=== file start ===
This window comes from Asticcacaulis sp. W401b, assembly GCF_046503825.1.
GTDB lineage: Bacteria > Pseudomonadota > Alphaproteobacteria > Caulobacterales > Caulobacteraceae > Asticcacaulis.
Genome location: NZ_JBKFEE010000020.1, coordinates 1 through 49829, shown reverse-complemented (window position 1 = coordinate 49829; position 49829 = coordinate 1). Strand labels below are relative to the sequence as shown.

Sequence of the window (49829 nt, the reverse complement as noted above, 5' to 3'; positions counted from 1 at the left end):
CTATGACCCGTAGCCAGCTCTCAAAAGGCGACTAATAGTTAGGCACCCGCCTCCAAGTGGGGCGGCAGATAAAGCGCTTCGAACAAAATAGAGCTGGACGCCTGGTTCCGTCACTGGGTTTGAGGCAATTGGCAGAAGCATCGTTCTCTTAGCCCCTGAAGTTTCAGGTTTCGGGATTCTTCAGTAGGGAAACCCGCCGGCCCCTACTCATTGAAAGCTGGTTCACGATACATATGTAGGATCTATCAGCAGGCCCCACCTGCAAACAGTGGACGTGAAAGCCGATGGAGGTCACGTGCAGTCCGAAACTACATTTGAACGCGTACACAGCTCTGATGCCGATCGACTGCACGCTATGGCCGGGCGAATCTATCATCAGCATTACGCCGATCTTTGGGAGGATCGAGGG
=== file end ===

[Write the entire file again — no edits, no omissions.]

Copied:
This window comes from Asticcacaulis sp. W401b, assembly GCF_046503825.1.
GTDB lineage: Bacteria > Pseudomonadota > Alphaproteobacteria > Caulobacterales > Caulobacteraceae > Asticcacaulis.
Genome location: NZ_JBKFEE010000020.1, coordinates 1 through 49829, shown reverse-complemented (window position 1 = coordinate 49829; position 49829 = coordinate 1). Strand labels below are relative to the sequence as shown.

Sequence of the window (49829 nt, the reverse complement as noted above, 5' to 3'; positions counted from 1 at the left end):
CTATGACCCGTAGCCAGCTCTCAAAAGGCGACTAATAGTTAGGCACCCGCCTCCAAGTGGGGCGGCAGATAAAGCGCTTCGAACAAAATAGAGCTGGACGCCTGGTTCCGTCACTGGGTTTGAGGCAATTGGCAGAAGCATCGTTCTCTTAGCCCCTGAAGTTTCAGGTTTCGGGATTCTTCAGTAGGGAAACCCGCCGGCCCCTACTCATTGAAAGCTGGTTCACGATACATATGTAGGATCTATCAGCAGGCCCCACCTGCAAACAGTGGACGTGAAAGCCGATGGAGGTCACGTGCAGTCCGAAACTACATTTGAACGCGTACACAGCTCTGATGCCGATCGACTGCACGCTATGGCCGGGCGAATCTATCATCAGCATTACGCCGATCTTTGGGAGGATCGAGGG